These soldiers remained here from July until October 18th, when they joined the main company which went on a scouting expedition up the Solomon valley, going as far west as where Kirwin now stands.
The only actual settlers of Republic county known to have been killed by the Indians, within the limits of the county, were Gordon Windbigler, in Big Bend township, August 15th, 1868, and Malcolm Granstadt, a Swede boy, at Scandia, in the spring of 1869. The circumstances of the killing of Windbigler are about as follows: As before
|50||History of Republic County.|
stated, he was killed on the 15th day of August, 1869, and it occurred on section 36, about three-fourths of a mile southwest of where Republic City now stands. The settlers in this immediate neighborhood at that time consisted of fourteen men, four women and five or six children. Their fortress, or place of rendezvous in case of danger, was on the NW 1/4 of section 1, town 2 range 5, and consisted of eight log houses built around a square, and was considered secure against any ordinary Indian attack. Among the men were R. T. Stanfield, Daniel and David Davis, W. R. Charles, Chas. Johnson, Lewis Boggs, Alexander Lewis, W. P. Phillips, James Egans, Gordon Windbigler, and Miller, a lame man, some of whom had taken claims in Jewell county. The women were Mrs. Charles, Mrs. Lewis, Mrs. Dan. Davis and Mrs. Thos. Lovewell. David Davis, Johnson, Lewis and Windbigler were making hay near the river, three miles above the fort, when they were suddenly surprised and attacked by about 75 Indians, mounted on ponies, and armed with revolvers and spears, or lances. Only one of the hay-making party, Lewis, was armed, he acting as sentry, and carrying a Spencer rifle. They had with them a team and wagon and one saddle horse. They immediately started for the fort, being hotly pursued by the Indians, Windbigler riding on horseback in advance of the wagon until when within about a mile from the fort, losing his hat, he stopped to recover it, which brought him in the rear of the wagon. Having recovered his hat, by rapid riding, he soon overtook the wagon and passed it. The Indians in the meantime were circling around in front of the party with evident intention of cutting them off from the fort and massacreing the entire party. The Indians, having discovered by this time that Windbigler was unarmed, rode up within pistol shot, fired on him, brought him to the ground, then speared him with their lances, one of which severed the juglar vein causing death in a few minutes. Lewis now displays great coolness and bravery.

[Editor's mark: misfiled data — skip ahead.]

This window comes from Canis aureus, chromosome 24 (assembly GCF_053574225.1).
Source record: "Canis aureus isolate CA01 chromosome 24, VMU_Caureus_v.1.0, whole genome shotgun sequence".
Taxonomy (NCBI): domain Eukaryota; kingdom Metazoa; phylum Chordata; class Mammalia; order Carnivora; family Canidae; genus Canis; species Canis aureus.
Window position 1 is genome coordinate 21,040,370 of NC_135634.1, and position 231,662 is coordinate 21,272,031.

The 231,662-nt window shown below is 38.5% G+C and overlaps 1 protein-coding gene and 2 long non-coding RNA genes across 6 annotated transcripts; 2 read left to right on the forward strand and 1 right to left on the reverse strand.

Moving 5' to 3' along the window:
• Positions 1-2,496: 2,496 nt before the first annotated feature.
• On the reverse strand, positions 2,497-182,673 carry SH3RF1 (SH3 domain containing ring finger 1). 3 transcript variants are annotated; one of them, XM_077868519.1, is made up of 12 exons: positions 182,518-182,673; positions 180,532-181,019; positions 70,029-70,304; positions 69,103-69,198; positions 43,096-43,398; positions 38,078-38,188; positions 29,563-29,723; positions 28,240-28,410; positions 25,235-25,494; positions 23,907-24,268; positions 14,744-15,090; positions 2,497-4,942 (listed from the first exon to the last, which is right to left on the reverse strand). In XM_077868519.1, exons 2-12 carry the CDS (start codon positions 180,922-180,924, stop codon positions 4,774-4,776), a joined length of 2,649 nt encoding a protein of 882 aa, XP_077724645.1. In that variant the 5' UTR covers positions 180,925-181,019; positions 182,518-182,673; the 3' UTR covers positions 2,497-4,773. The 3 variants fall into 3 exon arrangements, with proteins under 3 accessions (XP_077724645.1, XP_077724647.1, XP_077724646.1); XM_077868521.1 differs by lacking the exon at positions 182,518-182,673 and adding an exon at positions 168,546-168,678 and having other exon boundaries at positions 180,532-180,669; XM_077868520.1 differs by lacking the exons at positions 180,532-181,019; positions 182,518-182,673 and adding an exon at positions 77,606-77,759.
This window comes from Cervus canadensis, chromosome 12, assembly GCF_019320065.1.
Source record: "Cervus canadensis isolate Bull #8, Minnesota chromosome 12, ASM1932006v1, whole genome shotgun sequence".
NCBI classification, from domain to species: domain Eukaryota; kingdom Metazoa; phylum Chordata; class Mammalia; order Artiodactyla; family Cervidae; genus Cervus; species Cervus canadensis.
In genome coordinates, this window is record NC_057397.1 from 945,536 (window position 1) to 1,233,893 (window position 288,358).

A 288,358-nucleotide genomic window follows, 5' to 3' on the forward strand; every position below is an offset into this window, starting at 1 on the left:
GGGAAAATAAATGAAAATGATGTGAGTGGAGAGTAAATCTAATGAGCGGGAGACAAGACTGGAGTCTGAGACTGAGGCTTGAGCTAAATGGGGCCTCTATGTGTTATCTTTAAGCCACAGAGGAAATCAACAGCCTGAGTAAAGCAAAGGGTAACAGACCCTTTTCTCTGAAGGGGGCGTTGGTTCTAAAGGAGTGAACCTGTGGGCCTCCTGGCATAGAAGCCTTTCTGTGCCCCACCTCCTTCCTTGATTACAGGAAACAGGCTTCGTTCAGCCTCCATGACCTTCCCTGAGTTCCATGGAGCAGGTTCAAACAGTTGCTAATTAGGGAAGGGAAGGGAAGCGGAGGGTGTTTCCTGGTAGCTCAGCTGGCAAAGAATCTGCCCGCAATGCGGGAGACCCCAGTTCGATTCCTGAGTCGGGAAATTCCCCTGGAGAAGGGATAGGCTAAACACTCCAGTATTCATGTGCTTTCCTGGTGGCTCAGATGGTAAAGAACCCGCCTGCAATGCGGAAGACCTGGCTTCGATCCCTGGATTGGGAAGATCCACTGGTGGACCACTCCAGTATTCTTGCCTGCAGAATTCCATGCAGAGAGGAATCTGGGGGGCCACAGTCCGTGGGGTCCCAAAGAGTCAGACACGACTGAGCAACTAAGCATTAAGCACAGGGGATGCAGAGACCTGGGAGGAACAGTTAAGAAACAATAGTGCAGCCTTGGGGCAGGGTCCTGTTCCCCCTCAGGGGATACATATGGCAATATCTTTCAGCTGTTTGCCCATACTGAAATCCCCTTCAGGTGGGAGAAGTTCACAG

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From A history of Republic County, Kansas : embracing a full and complete account of all the leading events in its history, from its first settlement down to June 1, '01 ... Also the topography of the County ... and other valuable information never before published. by I. O. Savage.; Illustrated. Published by Jones & Chubbic, Beloit, KS : 1901. 321 p. ill., plates, ports., fold. map ; 23 cm. Transcribed by Carolyn Ward, July 2006.
| Tom & Carolyn Ward